Arapaho

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  • Case Study Gordie

    twenty-six other pledges. They all became part of a ritual of the fraternity where they were forced to drink excessive amounts of alcohol following racial slurs to be written on them. To begin the ritual, all pledges where blindfolded and taken to Arapaho Roosevelt National Forest where they were forced to consume four handles of alcohol. As a result, Gordie returned to the fraternity house highly intoxicated, and fell asleep on a couch. When Gordie was found the next morning, he was face down…

    Words: 889 - Pages: 4
  • Roman Tribune Research Paper

    territory, speaking a common language, and practicing endogamy. Tribes are well known for Indians. A lot of Indians were in tribes, back then. Some American Indian tribes were, Abnaki, Akimel O ‘Odham, Alabama­Coushatta, Aleut, Apache, Apalachee, Arapaho, Arikara, and Assiniboin. All of these tribes were different in their own way. They all did different things and had different beliefs than one another. That is what makes tribes so unique, they all do special things in their own creative…

    Words: 1184 - Pages: 5
  • Destruction Of Native American Culture Essay

    The Destruction of Native American Culture and Society Native Americans were the first people in the United States. European settlers came and took over the Native Americans land when it was not theirs to begin with. The Native Americans were pushed off their land and moved onto reservations ("Relocation and Acculturation of Native Americans"). Some Native Americans were acculturated and assimilated. This was done by teaching them to be Christians, and to be independent farmers. However,…

    Words: 949 - Pages: 4
  • History Of Buffalo Soldiers

    In 1874 the United States army launched a campaign to remove the Comanche, Kiowa, Southern Cheyenne, and Arapaho Indian tribes from the Southern Plains to further their territorial dominance over the Native Americans in the west. In October of 1874, the Buffalo Soldiers were a part of four troops that captured two hostile camps, destroying enemy lodges and eventually…

    Words: 922 - Pages: 4
  • Native American Migration

    missionaries heard of the existence of about thirty Dakota villages just north of a Potawatomi mission. This was located at about the head of Green Bay, Wisconsin, in St. Michael. It was during the middle 1600’s when the Sioux, along with the Arapaho and Cheyenne had to migrate further westward towards the Great Plains to what is known as North Dakota, Minnesota, and South Dakota. This migration was mainly due to the O jibwa and Chippewa tribes pushing them out of the Great Lakes region. The…

    Words: 997 - Pages: 4
  • Geronimo: The Apache Chief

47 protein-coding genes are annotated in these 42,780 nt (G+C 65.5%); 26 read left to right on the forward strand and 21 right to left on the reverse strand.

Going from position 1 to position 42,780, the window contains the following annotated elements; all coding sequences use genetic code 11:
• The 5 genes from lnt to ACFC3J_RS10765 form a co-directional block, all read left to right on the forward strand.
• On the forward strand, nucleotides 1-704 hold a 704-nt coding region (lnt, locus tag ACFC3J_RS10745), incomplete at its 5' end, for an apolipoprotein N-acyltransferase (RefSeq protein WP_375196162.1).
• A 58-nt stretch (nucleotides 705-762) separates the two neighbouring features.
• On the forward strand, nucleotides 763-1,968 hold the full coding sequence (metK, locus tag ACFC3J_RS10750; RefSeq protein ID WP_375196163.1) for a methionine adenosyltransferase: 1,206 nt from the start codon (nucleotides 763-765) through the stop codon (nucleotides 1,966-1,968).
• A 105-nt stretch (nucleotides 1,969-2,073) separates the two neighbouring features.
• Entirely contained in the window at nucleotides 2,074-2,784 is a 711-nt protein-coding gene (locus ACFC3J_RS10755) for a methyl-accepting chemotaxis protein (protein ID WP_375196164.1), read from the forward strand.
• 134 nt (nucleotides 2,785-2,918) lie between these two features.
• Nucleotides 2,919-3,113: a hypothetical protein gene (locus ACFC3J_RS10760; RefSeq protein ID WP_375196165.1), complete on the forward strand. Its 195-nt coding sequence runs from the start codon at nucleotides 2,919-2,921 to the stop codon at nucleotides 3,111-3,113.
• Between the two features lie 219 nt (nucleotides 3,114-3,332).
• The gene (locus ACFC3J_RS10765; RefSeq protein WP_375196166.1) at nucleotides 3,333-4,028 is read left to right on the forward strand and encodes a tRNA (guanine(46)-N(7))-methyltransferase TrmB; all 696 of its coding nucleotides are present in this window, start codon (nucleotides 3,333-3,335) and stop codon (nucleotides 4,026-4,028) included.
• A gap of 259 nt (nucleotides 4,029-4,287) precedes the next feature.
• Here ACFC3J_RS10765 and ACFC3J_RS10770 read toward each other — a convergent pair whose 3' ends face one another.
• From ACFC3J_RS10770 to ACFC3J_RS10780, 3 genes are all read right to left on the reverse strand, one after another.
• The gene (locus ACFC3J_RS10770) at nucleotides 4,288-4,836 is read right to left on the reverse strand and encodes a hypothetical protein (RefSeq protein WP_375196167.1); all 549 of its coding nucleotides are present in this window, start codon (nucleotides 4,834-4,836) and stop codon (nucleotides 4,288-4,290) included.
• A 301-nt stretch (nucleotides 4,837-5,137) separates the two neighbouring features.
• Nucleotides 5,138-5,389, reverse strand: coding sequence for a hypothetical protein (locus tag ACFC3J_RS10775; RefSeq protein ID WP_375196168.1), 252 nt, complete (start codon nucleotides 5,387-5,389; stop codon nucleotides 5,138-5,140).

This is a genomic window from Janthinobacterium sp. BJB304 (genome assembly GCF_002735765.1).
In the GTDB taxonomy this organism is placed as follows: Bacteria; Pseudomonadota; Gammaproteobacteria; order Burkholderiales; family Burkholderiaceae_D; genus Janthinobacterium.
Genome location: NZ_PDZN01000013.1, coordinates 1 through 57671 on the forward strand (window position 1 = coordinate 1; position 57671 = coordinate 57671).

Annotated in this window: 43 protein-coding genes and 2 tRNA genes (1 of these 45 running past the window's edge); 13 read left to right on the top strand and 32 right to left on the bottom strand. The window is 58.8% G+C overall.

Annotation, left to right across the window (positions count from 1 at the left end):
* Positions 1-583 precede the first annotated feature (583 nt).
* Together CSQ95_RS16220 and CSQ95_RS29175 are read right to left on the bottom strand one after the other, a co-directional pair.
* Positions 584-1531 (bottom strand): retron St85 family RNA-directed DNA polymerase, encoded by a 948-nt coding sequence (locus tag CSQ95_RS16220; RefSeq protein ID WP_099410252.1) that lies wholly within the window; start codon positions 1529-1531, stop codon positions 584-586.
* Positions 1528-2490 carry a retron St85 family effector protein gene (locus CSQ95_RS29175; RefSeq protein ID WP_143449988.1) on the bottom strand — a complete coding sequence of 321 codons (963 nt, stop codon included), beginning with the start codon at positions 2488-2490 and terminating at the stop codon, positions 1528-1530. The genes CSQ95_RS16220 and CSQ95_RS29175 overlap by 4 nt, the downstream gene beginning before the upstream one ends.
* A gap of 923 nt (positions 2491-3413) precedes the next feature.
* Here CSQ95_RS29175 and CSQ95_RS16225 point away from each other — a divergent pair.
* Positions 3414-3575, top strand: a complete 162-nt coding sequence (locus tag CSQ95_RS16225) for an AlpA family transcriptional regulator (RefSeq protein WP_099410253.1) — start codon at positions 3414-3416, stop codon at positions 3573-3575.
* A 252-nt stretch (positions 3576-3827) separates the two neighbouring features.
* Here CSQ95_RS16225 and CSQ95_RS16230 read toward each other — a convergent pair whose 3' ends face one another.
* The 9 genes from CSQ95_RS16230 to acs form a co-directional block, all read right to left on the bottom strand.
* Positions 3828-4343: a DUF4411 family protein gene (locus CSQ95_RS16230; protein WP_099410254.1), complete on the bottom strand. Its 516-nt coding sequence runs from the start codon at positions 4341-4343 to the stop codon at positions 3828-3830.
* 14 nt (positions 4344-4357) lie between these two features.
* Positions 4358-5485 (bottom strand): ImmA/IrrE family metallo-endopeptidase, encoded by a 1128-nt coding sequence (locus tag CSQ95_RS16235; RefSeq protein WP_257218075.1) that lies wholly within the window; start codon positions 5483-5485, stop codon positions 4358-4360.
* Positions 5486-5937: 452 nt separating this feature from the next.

Geronimo (Apache chief) leads attacks into Mexico. The U.S. then places soldiers near his reservation, so Geronimo and some of his people escape to their stronghold in Mexico and build an army. Geronimo flees the reservation again when he hears rumors he is going to be arrested. Then the U.S. army sends a large force against Geronimo's 24 men. He surrenders and is sent to prison in Florida. He dies on a reservation as a prisoner of war. Little Wolf (Northern−Cheyenne chief) who helps lead a…

    Words: 1075 - Pages: 5
  • Summary Of Bury My Heart At Wounded Knee

    really shows how in most cases the U.S. government acted poorly in most Indian related matters. The mistakes the United States Government made, could have easily been prevented if they had considered the Natives as humans. In chapter 4, The Cheyenne, Arapahos, Sioux, and other tribes agreed to let the whites use their land for trade and for…

    Words: 1123 - Pages: 4
  • Devil's Tower In The Way To Rainy Mountain

    Imagine hiking up the beautiful Bear Lodge Mountains of northeastern Wyoming, surrounded by the Belle Fourche River, and seeing a grand structure of rock, a thousand feet up in the air. Nearly half a mile high, Devil’s Tower stands tall and proud, able to be seen from miles away. Devil’s Tower is known for its exciting climbing aspects, however, there is so much more than meets the eye when it comes to this particular climbing range. Devil’s Tower National Monument in Wyoming possesses a thought…

    Words: 1246 - Pages: 5
  • Palo Duro Canyon Essay

    September 28, 1874 when a few U.S. Armed force regiments under Ranald S. Mackenzie assaulted an extensive place to stay of Plains Indians in Palo Duro Canyon in the Panhandle of Texas. In the post-summer of 1874, Quahada Comanche, Southern Cheyenne, Arapaho and Kiowa warriors drove by Lone Wolf left their reservations and searched for refuge in Palo Duro Canyon in the Texas Panhandle. There they had been gathering sustenance and supplies for the winter. Colonel Ranald S. Mackenzie, driving the…

    Words: 1149 - Pages: 5
  • Consequences Of The Battle Of Little Bighorn

    banding them together to fight back. (Fredriksen “Crazy”). This sense of unity between the tribes was one of many events that led to the outcome of Little Bighorn for many reasons. By 1875, Sitting Bull had already gathered upwards of “4,000 Sioux, Arapaho, and Cheyenne warriors to help drive the white prospectors off their land” (Fredriksen “Sitting”). The newly founded Sioux army then proceeded to kill and drive of white prospectors looking for gold (Fredriksen “Crazy”). Due to the large…

    Words: 1500 - Pages: 6
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